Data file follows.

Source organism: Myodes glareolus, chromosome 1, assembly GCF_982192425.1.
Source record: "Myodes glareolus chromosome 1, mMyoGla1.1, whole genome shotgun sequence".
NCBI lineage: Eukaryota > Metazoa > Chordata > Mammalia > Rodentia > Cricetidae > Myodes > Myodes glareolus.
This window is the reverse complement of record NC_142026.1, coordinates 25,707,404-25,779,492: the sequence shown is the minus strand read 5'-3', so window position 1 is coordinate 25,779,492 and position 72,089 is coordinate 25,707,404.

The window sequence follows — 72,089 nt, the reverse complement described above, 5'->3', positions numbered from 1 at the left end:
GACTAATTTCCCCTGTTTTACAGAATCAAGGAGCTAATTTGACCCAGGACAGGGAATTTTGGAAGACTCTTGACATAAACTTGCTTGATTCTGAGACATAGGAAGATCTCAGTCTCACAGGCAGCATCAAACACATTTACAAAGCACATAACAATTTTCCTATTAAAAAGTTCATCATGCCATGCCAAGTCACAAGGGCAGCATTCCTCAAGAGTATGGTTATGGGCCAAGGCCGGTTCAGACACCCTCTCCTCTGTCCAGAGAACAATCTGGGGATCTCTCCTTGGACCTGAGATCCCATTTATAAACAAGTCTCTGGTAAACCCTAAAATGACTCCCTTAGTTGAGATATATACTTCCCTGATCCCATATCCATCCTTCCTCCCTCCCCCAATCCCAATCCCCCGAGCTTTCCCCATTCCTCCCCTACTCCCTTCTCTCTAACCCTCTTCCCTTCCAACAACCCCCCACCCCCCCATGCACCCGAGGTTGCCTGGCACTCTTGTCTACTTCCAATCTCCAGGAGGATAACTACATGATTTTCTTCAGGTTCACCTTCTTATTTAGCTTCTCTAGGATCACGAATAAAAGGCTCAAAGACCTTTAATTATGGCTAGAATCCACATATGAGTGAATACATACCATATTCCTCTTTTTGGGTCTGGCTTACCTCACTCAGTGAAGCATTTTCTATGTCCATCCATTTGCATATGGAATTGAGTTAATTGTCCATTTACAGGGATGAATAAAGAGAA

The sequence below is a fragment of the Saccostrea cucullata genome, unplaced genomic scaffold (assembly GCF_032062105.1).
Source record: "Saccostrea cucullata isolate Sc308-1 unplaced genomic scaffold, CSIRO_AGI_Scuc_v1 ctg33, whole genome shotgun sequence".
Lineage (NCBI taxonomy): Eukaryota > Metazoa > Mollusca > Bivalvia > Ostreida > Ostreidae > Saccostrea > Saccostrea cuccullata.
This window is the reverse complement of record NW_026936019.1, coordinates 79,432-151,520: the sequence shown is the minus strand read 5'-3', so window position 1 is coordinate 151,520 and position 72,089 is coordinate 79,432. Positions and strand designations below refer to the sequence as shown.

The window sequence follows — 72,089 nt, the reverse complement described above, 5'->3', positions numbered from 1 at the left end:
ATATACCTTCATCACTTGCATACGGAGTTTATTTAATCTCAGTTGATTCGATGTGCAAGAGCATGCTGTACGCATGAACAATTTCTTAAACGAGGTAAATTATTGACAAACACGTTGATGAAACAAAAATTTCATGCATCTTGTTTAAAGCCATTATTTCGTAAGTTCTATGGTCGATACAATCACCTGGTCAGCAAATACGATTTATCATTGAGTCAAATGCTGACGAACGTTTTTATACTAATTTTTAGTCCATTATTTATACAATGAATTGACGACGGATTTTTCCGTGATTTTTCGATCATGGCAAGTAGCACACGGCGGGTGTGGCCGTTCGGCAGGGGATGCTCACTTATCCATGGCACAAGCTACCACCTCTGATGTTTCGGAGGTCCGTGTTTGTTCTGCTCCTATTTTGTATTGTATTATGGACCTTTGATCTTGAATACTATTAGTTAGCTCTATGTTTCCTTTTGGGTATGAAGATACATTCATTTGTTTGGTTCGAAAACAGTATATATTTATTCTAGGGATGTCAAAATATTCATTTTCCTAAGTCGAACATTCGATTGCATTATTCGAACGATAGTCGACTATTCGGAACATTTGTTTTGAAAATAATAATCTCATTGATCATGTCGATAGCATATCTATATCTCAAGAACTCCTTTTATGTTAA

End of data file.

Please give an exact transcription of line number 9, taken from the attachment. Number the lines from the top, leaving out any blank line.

Lineage (NCBI taxonomy): Eukaryota > Metazoa > Mollusca > Bivalvia > Ostreida > Ostreidae > Saccostrea > Saccostrea cuccullata.